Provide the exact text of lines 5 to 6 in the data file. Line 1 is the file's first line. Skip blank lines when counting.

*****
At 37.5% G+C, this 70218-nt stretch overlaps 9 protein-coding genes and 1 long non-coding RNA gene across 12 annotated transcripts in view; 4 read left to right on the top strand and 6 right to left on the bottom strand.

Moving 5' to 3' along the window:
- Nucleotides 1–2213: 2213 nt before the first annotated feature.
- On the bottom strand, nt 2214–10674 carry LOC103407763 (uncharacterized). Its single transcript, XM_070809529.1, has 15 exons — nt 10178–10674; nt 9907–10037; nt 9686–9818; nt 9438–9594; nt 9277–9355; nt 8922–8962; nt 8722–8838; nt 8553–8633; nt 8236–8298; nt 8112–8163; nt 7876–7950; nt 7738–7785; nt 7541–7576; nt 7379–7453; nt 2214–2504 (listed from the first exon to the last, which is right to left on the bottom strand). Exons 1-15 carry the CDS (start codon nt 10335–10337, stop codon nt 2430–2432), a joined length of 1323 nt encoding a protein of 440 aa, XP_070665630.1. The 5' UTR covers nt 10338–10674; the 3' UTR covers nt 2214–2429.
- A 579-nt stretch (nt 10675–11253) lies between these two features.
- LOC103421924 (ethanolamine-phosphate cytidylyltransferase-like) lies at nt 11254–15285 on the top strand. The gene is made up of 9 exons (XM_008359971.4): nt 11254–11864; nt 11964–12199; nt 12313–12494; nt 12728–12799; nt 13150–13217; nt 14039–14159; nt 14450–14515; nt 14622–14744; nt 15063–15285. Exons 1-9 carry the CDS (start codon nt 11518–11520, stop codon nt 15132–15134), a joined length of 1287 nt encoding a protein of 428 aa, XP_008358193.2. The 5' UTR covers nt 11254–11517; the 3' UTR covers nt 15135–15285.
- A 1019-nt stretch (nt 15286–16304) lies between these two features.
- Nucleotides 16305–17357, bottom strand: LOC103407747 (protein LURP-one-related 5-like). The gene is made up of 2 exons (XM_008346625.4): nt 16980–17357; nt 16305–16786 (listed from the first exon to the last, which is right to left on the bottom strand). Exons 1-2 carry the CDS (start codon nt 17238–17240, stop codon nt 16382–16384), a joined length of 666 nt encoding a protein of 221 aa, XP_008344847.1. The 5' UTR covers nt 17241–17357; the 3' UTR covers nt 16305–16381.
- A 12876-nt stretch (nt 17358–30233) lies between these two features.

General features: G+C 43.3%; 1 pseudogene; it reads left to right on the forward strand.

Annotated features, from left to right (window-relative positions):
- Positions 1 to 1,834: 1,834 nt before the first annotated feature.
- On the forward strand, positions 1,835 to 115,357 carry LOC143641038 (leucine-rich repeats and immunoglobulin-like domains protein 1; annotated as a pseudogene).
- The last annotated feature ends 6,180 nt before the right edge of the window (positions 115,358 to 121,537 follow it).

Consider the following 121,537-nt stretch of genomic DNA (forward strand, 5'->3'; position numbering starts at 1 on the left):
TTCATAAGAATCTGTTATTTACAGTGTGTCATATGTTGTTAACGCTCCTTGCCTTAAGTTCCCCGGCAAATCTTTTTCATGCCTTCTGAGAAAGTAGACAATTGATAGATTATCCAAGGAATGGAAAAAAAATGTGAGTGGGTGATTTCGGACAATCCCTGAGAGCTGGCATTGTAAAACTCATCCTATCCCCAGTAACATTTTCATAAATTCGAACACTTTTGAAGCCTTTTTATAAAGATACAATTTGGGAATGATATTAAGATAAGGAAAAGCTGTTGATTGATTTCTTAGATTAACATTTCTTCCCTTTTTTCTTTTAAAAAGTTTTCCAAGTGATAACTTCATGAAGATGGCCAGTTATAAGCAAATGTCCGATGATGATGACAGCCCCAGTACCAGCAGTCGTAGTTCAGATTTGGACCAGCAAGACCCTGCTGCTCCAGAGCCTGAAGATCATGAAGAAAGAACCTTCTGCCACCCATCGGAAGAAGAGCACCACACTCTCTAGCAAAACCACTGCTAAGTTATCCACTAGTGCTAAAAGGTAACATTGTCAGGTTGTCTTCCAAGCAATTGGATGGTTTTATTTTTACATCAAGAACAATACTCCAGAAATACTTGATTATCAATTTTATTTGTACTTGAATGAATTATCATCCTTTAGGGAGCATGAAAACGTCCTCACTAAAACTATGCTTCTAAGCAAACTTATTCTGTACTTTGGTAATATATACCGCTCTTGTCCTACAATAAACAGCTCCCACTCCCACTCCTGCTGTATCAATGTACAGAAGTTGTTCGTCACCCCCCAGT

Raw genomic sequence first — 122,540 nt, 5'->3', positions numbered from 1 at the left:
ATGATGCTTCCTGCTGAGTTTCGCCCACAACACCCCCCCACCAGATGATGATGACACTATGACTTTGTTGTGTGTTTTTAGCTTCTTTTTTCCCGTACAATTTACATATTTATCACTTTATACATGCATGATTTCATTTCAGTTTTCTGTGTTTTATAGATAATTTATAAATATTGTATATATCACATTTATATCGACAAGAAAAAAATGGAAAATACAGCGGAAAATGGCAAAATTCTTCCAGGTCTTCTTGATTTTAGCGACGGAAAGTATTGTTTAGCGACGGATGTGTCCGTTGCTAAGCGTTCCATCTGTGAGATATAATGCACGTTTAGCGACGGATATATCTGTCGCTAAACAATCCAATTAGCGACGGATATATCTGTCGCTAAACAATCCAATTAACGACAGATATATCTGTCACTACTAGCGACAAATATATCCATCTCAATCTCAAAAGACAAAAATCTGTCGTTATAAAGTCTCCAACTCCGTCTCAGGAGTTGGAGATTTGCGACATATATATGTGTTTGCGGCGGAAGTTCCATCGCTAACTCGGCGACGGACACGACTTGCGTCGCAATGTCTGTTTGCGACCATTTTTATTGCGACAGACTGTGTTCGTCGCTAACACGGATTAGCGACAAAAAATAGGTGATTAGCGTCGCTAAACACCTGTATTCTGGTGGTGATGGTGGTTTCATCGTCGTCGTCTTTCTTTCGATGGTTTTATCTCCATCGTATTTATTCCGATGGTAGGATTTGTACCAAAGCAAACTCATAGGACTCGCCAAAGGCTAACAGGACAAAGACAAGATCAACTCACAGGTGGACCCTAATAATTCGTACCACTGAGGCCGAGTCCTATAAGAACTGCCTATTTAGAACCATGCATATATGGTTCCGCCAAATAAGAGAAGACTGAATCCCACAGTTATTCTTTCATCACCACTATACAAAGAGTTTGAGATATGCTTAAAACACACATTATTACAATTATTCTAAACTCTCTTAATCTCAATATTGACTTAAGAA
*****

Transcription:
- A 579-nt stretch (nt 10675–11253) lies between these two features.
- LOC103421924 (ethanolamine-phosphate cytidylyltransferase-like) lies at nt 11254–15285 on the top strand. The gene is made up of 9 exons (XM_008359971.4): nt 11254–11864; nt 11964–12199; nt 12313–12494; nt 12728–12799; nt 13150–13217; nt 14039–14159; nt 14450–14515; nt 14622–14744; nt 15063–15285. Exons 1-9 carry the CDS (start codon nt 11518–11520, stop codon nt 15132–15134), a joined length of 1287 nt encoding a protein of 428 aa, XP_008358193.2. The 5' UTR covers nt 11254–11517; the 3' UTR covers nt 15135–15285.